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Volume 13 | Number 1 | May 2024 v13i1.328 volume 13 number 1low


Volume 13 | Number 1 | May 2024
Short Note
ISSN: 1800-427X (printed)
eISSN: 1800-427X (online)

Submitted date: 17 June 2023
Accepted date: 30 April 2024
Published date: 30 May 2024
Pp. 35-38.

On news reports of the Ganges River dolphin (Platanista gangetica), Bangladesh

A.I. Barkat, R. Islam, S. Mallick & M. Rokonuzzaman*
*Corresponding author. E-mail: rokonuzzaman5128@gmail.com

The Ganges River dolphin, also known as the South Asian river dolphin or ‘Susu’, Platanista gangetica (Roxburgh, 1801) is present along the Ganges-Brahmaputra-Meghna and Karnaphuli-Sangu River systems and their tributaries, from the foothills of the Himalaya to the limits of the tidal zone in Nepal, India, and Bangladesh. The Ganges River dolphin is an obligate freshwater species, but its presence in the estuary waters of the Sundarbans mangrove forest of Bangladesh was verified. The fishermen on the Ganges River and its major tributaries in India have long practiced using dolphin oil as an attractant for certain catfish, and harpooning dolphins was outlawed in 1972, so is a rare occurrence now. However, it does not appear that dolphin deaths are decreasing. The river dolphin frequently gets entangled in fishing nets and mostly suffocates to death. The population of the species has been decreasing across its entire habitat, dropping from around 5000 individuals in 1982 to fewer than 2000 in 1997, and likely falling to around 1000 by 2003.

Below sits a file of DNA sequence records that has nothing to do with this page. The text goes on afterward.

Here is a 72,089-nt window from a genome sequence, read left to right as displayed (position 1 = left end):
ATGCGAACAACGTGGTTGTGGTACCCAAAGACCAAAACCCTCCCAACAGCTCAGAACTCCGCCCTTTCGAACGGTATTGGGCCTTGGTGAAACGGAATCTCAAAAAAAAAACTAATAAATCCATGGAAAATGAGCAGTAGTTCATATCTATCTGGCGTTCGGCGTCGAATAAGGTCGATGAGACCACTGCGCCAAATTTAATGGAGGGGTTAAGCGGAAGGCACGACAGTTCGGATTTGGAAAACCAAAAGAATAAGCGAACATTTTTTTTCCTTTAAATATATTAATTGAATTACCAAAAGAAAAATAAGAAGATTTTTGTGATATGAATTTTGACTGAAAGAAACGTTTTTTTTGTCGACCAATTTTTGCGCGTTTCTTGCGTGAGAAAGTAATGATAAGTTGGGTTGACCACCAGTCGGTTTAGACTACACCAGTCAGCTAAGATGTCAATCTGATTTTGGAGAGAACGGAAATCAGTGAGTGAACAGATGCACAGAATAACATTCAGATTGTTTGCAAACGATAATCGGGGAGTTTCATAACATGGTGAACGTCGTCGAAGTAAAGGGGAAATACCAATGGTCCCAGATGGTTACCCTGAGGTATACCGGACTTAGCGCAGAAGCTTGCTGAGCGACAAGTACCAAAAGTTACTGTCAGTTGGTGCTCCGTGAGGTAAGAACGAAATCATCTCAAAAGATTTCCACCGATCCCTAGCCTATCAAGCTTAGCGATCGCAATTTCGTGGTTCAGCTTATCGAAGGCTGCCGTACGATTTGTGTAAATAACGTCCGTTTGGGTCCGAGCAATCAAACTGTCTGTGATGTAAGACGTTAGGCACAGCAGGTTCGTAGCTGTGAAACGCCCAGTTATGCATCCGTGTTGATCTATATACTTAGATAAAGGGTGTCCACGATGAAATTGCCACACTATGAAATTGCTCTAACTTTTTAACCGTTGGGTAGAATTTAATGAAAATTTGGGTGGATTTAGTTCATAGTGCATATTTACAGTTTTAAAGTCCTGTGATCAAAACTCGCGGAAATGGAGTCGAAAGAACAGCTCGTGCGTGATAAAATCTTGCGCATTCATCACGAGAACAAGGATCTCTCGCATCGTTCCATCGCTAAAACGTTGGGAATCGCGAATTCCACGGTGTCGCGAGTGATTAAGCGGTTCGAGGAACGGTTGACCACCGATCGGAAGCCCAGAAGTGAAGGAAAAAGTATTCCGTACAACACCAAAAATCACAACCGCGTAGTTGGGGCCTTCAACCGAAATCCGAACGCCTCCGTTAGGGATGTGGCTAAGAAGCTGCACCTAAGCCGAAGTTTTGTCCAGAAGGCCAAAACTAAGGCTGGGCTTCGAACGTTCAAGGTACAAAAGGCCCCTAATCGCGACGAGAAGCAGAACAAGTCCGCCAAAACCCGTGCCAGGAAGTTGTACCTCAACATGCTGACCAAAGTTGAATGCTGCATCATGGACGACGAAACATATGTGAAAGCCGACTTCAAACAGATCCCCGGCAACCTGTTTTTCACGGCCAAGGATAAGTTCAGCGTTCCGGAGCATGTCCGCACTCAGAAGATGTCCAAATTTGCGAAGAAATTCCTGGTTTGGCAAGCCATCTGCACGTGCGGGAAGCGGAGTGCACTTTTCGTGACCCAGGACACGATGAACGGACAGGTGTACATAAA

Section Editor: Daniel Gonzalez-Socoloske
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